The clouds were ominous over the Ephrata woods, although not nearly as dark as they were 69 years ago above Omaha Beach.
After surviving a brutal parachute landing into enemy territory, and without his weapon, Maj. Richard Winters managed to lead his company to one of the mission's most effective trench assaults.
"He came from the greatest generation, and as I said they earned that name," said Brian Dell Isola, an Ephrata police officer.
On Thursday evening, dozens gathered to welcome a stone. On it read the text, "Follow Me."
Now, this community can - on foot.
Maj. Winters never belonged to any formal church. Instead, his family says that he sought God in nature, and growing up right down the road means that he often did so in woods around East Fulton Street.
"I stopped the car and was looking there and it just came to me," said Dell Isola, who came up with the idea to dedicate a nature trail to the memory of Maj. Winters.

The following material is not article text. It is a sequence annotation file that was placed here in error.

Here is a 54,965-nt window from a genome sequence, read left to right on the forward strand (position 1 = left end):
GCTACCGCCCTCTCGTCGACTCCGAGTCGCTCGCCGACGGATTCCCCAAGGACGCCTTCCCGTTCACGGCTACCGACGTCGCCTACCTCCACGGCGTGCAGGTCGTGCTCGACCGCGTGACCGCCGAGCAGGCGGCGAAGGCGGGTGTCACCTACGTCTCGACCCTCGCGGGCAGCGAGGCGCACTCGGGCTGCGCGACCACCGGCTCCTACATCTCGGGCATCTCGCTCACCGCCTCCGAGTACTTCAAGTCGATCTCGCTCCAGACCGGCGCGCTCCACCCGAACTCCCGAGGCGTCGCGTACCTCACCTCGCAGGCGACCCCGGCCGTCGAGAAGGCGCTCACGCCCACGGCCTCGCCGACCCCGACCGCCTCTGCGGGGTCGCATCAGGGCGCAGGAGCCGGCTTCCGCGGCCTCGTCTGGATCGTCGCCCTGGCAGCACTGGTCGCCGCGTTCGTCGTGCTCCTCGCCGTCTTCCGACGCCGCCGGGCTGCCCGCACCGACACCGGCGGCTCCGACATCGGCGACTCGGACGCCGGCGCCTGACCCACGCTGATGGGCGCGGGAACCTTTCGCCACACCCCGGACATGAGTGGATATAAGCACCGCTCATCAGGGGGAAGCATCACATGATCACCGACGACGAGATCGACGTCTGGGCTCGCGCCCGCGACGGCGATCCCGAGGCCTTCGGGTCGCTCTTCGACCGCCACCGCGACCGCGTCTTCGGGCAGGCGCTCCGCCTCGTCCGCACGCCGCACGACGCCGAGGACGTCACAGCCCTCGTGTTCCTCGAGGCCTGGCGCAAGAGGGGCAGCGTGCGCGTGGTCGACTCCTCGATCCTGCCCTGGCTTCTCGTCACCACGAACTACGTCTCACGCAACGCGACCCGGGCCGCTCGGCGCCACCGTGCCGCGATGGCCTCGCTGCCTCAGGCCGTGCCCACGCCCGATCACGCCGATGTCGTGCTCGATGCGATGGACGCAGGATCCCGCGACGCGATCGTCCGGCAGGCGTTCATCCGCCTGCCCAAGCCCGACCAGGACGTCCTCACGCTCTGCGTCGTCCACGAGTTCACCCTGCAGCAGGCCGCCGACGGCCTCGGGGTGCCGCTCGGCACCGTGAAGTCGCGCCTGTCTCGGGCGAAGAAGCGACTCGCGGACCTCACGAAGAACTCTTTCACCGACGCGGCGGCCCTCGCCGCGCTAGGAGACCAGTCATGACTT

"Yes, Dick came home," said Ephrata Mayor Ralph Mowen, "I don't think there is any better place to build this trail in his honor."
Below the major's last name on the memorial stone is a carving of an Edelweiss, the favorite flower of this American hero.
"It only grows at the highest altitudes of the Swiss alps," Dell Isola said. "If you were dedicated enough to get up there and bring it back down, it just showed what kind of person you were."
The next step is to import a one-thousand pound bronze statue of Winters. One already exists in Normandy, and now the same French sculptor has offered to make a 13-foot-tall duplicate.
To bring it to Ephrata, the town will need to raise about $200,000.